As you will know I am an advocate for you taking charge of your money.
In a controversial step, I am going to suggest and demonstrate why I think using a financial advisor is not a good way to take charge of your money…
And it could also be an expensive way to try to make your wealth goals a reality.
Now this is likely to cause some backlash…
But let me say from the outset that I have nothing against financial advisors, there is a place for them in the market, just not for those looking to take charge of their money and particularly not if you are just starting out.
My goal is to show you how you can be the one in control of your money and still make the returns you need to achieve your money goals.
The message is, you don’t have to be a financial guru, and you certainly don’t need fancy qualifications to achieve your goals.
The product disclosure documents for some of the products that advisors will try to put you in require a legal team to decipher… and who has the time or money for that, right?
So let’s look at the alternative view.
The Decision Maker
An important component of taking charge of your money is being the decision maker.
I am a strong believer that in order to have charge of your money and to know what is happening on a day to day basis, you need to be the decision maker.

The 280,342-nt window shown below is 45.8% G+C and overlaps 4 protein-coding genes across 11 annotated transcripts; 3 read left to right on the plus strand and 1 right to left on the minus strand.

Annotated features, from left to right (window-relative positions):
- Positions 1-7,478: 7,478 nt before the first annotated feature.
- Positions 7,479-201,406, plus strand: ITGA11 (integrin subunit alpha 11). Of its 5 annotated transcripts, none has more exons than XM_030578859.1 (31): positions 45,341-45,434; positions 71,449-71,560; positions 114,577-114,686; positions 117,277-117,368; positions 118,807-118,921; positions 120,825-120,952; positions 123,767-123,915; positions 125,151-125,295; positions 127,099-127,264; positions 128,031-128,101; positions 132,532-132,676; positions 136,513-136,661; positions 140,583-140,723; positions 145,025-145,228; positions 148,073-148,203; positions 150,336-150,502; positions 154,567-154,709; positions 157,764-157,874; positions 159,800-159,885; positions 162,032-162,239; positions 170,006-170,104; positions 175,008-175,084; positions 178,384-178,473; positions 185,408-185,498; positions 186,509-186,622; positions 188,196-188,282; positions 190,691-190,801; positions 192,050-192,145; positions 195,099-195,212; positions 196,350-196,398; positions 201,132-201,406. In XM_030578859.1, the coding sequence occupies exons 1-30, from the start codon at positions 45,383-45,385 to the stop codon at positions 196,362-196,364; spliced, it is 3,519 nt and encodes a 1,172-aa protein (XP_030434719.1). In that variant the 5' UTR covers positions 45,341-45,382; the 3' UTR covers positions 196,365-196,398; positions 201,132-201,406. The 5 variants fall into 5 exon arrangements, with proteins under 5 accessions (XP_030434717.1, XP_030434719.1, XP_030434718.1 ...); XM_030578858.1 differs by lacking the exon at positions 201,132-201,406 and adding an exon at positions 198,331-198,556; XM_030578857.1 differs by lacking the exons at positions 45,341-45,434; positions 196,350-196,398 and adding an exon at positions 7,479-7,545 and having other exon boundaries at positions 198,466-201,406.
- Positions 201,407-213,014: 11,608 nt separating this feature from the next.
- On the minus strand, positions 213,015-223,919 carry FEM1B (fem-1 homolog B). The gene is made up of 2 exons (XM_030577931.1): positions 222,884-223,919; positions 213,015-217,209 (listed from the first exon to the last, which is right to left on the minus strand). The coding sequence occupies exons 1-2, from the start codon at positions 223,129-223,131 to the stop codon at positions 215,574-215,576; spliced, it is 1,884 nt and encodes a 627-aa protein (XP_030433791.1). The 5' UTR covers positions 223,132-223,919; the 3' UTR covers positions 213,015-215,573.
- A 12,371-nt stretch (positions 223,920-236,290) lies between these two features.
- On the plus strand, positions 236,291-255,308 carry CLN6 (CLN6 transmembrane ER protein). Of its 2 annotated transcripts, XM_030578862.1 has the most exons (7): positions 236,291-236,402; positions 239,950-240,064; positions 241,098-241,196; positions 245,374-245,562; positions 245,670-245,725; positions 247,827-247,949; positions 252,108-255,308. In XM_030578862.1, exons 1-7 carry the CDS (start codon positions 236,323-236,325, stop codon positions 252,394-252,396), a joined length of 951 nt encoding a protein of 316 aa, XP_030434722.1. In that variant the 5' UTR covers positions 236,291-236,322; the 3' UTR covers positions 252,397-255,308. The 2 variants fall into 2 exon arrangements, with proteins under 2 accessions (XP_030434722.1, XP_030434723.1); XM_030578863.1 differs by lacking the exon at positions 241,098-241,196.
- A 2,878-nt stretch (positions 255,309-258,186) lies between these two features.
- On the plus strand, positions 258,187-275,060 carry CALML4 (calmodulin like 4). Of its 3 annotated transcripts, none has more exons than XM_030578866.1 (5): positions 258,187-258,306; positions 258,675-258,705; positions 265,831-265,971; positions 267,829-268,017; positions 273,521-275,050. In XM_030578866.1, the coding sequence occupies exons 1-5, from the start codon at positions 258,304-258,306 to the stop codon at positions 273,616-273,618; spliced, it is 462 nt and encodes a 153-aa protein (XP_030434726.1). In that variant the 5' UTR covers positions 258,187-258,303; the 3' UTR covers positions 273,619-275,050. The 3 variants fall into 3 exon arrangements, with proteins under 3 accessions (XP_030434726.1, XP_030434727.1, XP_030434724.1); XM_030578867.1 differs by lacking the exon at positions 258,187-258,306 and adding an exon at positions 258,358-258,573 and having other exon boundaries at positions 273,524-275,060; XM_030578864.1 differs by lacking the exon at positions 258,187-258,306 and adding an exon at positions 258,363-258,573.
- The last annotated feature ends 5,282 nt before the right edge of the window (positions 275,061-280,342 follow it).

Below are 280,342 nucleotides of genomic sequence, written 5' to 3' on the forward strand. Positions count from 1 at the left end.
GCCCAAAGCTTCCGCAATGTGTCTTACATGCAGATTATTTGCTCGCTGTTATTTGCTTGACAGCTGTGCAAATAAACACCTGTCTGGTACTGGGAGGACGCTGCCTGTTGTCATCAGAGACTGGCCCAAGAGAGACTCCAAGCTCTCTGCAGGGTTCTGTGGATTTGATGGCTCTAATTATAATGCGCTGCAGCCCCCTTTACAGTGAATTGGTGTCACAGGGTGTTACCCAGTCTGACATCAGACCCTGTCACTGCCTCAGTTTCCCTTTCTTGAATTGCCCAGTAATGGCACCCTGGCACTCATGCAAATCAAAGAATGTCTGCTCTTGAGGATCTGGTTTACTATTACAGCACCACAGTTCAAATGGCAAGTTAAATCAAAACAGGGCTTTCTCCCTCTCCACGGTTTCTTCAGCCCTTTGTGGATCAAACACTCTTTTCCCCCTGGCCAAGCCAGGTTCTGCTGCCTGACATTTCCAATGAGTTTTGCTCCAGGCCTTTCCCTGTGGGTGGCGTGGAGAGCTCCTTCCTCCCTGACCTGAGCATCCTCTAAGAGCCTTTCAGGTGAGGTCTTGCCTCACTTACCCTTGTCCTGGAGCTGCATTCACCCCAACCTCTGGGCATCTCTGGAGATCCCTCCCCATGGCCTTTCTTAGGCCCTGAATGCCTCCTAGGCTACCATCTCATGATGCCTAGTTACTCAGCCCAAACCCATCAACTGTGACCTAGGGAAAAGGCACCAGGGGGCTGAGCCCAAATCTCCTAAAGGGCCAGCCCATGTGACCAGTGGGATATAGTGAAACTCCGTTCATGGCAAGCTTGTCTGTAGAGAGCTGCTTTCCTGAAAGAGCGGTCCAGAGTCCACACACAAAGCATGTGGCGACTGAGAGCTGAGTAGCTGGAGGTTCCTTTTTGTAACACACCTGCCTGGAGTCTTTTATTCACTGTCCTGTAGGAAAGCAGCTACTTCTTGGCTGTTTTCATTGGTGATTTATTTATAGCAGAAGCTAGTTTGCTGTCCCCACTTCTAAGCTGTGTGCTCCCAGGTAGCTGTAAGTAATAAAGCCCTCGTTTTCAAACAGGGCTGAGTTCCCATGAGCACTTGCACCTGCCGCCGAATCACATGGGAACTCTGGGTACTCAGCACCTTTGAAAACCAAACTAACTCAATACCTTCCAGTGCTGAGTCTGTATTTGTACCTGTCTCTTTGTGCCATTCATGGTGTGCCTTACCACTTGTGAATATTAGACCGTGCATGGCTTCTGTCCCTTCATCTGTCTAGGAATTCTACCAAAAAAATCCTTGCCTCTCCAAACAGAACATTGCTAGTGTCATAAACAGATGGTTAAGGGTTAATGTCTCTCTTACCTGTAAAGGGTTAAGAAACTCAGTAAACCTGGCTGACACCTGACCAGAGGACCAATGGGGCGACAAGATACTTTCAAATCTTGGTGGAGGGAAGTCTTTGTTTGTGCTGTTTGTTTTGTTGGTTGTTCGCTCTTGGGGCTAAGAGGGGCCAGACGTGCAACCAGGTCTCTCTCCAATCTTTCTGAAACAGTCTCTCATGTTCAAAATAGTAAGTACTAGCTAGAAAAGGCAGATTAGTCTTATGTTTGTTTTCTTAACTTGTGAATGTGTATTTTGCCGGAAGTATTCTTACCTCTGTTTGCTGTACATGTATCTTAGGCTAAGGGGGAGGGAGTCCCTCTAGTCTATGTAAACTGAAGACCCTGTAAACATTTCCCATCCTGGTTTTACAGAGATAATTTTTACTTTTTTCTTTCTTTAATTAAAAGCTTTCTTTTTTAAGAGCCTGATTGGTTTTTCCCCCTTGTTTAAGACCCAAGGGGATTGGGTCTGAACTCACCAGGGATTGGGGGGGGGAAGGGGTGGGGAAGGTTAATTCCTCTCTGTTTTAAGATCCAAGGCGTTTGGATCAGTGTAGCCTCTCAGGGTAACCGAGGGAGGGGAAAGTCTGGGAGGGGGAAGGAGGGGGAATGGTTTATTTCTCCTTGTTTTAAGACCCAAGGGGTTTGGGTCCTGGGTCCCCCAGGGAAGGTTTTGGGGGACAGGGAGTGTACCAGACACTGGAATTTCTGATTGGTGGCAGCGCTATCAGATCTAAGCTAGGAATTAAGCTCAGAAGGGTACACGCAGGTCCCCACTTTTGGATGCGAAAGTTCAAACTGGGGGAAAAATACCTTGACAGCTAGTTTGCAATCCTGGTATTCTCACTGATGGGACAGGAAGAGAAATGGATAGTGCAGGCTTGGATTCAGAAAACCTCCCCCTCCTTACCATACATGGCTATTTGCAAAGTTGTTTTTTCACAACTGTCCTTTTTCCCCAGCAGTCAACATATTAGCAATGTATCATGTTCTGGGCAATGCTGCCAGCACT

Handing your financial future over to a financial advisor is not taking charge of your money, in my opinion.
You will know that mindset plays a crucial role in your success in life and of course with money.
By handing over all or a significant part of your financial activity to an advisor, you create an excuse before anything happens…
It’s sneaky, but it is there.
What I mean, is if things go wrong, you will have someone else to blame.
Now think about that for a minute.
If it isn’t your fault if something goes wrong, how will you react and how will you learn from the experience?
The likely answer is that you will have feelings of anger that the financial advisor let you down, cost you money, and derailed your money goals.
And you certainly won’t learn anything in terms of how to grow your wealth from the experience.
You won’t be a part of understanding the ebbs and flows of the investments and how to manage your emotions for good financial decision making.
I’ve mentioned before the statistic that more than 75% of lottery winners who win a major prize are worse off five years after winning the money than they were beforehand.
This is because they don’t have the mindset to manage large amounts of money.
And this is the mindset that you need to develop as your investments grow over time…
…if you have handed control of your money over to a financial advisor you won’t get the lessons that managing your money, decision making and control provide.
Know the Details
You also need to know the detail of the investments you make, and to understand them.
So an investment that requires a legal team to explain is not likely to pass this test…
Investing doesn’t have to be complicated, and when you are starting out you want to keep it as simple as possible.
Use the KISS principle – keep it simple stupid.
Complicated normally equates to risky. And although you need some risk to make returns, it doesn’t have to be complicated risk.
The favourite investment type of most financial advisors is the managed fund.
Now I don’t know about you, but I have seen my fair share of managed fund documents, and they are not designed with the KISS principle in mind.